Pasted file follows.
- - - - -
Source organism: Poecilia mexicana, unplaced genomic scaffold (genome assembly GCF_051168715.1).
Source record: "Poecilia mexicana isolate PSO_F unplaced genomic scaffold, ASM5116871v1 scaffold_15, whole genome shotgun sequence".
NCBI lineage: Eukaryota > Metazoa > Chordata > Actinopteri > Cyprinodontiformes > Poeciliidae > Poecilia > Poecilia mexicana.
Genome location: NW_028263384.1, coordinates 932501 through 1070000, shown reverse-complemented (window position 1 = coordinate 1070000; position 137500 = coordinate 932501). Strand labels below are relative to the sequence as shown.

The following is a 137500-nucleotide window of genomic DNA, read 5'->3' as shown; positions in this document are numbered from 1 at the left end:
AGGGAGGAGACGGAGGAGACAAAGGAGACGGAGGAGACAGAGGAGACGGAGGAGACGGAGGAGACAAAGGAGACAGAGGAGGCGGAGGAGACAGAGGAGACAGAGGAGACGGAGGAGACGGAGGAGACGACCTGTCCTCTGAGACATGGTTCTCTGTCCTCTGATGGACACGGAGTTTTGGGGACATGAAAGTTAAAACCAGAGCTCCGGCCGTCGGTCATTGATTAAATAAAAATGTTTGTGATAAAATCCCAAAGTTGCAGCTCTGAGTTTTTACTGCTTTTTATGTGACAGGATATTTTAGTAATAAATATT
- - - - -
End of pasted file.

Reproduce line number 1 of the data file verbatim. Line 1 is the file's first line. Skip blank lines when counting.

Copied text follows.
Source organism: Poecilia mexicana, unplaced genomic scaffold (genome assembly GCF_051168715.1).